Electronic Music Production – Drawing the Line Between Composition and Mixing

electronic music production

This is a guest post by Mark Dowdell

The process of mixing has so many dimensions, there’s no question that keeping track of everything is a task in and of itself. The tracks, the returns, the effects, the overall groove… it all piles up quicker than we’d like.

Taking all of this into account while still writing the composition? That’s where things get sticky.

The greatest advantage of in-the-box electronic music production is also its greatest weakness. After the past few years of utilizing Ableton Live for almost 100% of my musical endeavors, certain issues have reared their ugly head time and time again. For one, having a library of thousands of real-world instrument samples, sound manipulation devices, and effects is as convenient as it is paralyzing. Not only do I often find myself unsure of which drum kit to use, I tend to forget whether I’m in mixing mode or composition mode.

No matter how often I tell myself that I’ll separate the two processes, they inevitably end up reuniting in some form or another. I’ve come to appreciate my way of doing things, however, and realize that although it might not be the way you’re supposed to do it, it’s effective for me. Nonetheless, I make sure to approach the two processes separately, joining them when the composition is nearing its final form.

Step Back and Record

In general, I approach mixing in the way that an engineer working in a brick and mortar studio would. The first step in any production is getting the musician in and recording the performances. It’s the same idea in my virtual studio, but the mics and other recording instruments have already been set up.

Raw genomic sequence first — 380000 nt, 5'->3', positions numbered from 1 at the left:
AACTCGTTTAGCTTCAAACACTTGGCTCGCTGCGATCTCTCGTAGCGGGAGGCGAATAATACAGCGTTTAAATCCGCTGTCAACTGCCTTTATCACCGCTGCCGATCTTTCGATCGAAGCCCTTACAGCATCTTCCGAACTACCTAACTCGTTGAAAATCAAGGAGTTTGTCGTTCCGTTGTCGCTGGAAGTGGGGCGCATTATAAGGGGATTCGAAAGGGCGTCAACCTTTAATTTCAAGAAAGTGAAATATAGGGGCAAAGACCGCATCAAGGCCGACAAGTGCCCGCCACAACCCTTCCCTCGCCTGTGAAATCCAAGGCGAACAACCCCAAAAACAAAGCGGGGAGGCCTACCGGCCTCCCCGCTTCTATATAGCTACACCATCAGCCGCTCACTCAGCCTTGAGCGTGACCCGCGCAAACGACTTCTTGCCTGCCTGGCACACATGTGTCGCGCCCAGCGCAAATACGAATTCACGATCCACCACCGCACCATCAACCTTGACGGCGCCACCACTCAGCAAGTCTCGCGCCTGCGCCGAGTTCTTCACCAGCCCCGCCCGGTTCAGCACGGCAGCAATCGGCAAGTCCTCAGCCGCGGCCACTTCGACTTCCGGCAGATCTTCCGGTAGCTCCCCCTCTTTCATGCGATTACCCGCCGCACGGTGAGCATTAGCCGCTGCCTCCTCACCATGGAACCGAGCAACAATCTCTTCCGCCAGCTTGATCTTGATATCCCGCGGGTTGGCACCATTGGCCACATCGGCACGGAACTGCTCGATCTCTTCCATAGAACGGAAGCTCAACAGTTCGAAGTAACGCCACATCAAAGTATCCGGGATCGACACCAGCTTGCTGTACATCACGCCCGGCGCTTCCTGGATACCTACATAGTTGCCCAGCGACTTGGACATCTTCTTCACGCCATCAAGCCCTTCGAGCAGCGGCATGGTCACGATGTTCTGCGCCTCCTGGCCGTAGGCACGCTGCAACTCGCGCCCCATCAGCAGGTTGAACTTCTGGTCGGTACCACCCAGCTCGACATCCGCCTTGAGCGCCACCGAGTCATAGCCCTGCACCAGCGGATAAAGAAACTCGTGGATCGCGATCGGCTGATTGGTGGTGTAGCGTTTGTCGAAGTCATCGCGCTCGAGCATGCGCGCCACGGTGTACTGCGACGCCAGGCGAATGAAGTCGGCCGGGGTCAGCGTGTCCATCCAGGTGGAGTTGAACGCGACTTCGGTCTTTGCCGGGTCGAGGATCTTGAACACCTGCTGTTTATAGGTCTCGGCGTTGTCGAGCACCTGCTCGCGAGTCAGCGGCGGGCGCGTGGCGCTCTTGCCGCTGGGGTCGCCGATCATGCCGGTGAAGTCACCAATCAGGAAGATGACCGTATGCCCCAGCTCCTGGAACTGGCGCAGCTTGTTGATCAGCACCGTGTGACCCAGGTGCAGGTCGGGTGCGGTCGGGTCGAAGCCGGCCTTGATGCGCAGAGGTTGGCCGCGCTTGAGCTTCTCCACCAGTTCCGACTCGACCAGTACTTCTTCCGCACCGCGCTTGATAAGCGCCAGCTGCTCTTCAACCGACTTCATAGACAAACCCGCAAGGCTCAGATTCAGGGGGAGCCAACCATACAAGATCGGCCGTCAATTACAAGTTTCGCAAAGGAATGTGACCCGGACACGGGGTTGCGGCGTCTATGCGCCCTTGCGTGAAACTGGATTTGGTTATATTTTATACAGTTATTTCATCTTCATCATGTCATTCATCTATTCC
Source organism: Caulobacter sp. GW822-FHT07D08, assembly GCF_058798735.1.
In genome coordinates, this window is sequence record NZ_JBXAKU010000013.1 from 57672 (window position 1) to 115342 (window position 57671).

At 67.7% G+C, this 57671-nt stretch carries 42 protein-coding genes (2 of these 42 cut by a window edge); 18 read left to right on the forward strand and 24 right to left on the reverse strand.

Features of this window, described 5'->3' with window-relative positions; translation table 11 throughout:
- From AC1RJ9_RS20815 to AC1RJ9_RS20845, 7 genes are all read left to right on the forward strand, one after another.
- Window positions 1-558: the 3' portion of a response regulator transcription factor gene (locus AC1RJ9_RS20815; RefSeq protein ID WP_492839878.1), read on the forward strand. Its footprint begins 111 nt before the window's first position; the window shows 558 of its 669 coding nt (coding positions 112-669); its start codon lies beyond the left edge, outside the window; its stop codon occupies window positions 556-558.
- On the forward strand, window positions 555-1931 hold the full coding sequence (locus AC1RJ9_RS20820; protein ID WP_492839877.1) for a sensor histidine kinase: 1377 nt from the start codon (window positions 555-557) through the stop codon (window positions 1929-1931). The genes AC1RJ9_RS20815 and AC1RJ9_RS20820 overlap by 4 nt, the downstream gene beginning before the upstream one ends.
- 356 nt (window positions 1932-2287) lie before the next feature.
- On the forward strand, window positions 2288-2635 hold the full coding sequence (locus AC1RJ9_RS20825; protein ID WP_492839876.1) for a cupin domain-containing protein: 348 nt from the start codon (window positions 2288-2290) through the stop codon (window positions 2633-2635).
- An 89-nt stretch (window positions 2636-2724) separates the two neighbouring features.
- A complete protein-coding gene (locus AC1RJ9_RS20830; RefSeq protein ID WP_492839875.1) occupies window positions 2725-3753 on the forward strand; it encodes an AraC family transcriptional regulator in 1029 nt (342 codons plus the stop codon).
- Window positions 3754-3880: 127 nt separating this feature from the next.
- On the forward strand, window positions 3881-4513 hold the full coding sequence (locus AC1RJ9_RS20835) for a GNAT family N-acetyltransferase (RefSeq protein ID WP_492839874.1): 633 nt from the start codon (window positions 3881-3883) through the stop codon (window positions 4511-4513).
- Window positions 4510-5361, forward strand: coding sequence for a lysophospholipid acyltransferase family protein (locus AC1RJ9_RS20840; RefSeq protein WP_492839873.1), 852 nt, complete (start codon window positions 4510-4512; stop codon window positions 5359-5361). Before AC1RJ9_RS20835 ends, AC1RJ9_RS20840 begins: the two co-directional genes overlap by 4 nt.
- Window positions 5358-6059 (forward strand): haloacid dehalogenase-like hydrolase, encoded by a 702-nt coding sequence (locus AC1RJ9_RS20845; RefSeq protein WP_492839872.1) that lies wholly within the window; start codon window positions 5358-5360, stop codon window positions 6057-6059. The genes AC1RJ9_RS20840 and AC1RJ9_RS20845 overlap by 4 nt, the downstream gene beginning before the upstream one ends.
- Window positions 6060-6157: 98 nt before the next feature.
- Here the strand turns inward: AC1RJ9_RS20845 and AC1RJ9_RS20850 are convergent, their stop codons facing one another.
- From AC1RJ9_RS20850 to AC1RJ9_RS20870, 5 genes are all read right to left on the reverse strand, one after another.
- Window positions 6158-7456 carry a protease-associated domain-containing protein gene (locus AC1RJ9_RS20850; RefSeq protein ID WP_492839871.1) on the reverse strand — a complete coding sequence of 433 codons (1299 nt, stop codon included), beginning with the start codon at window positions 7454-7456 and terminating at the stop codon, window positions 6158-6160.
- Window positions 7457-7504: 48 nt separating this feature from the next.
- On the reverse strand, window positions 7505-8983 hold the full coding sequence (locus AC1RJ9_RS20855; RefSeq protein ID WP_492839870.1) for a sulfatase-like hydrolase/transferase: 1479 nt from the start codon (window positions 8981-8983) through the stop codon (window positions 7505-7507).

First off, I imagine that I’m that musician entering the studio, unaware of the magic behind audio production. I purposely put out of my mind any notion of the way the sound is coming out of the speakers, focusing only on the composition that my heart finds beauty in.

I develop the basic structure of the piece with MIDI keyboards and translate melodies, harmonies, bass lines and rhythm sections to their appropriate virtual instruments. In the way that a band has multiple members, I build each performer from the ground up.

While in the beginning stages of composition, the closest I get to production entails adjusting the timber, or the characteristic sound, of each instrument. Because Ableton has such robust instrument creation tools, it’s easy to get lost in tweaking the knobs to get the timber I’m looking for.

Beyond that, I allow momentum to build, and the composition takes shape. It normally takes a few sessions of intense song-writing before I’ll even begin touching compressors, EQ or panning the tracks. Even effects such as reverb, delay or spatial processing will confuse the mix if they’re used too early on.

Going for the Mix

When the “recording” process is done, I make sure that I keep the structure of my MIDI compositions in their current form, as an engineer would have to do after finishing the tracking process.

Sometimes, if I’m being particularly picky, I’ll resample the tracks to audio files so that I won’t get distracted from the new task at hand. I essentially step back into the engineer’s shoes and try to forget the fact that I’m a musician, the total opposite of how I approach the mix in the beginning.

Right off the bat, I make sure that I’m mixing at an appropriate level, usually at conversation volume. This makes it easier to pick out things that aren’t working together, as I’m of the opinion that if it sounds good when it’s quiet, it will sound better when it’s loud. Compressors usually go onto some of the tracks, and I tweak each one depending on the type of instrument their assigned to. I usually then strap a spectrum analyzer and EQ onto each track and carve out a space for each instrument to sit comfortably in.

From that point, it takes a few sessions to get things sounding the way they should. I’ll make sure that the mix sounds appropriate on different sound systems, as my home studio can’t take into account every listening environment. I’ll listen to the mixes in my car, on my Sennheisers, even on the little iPod dock in my living room. This gives the mix room to breathe in different situations.

Organize Your Electronic Music Production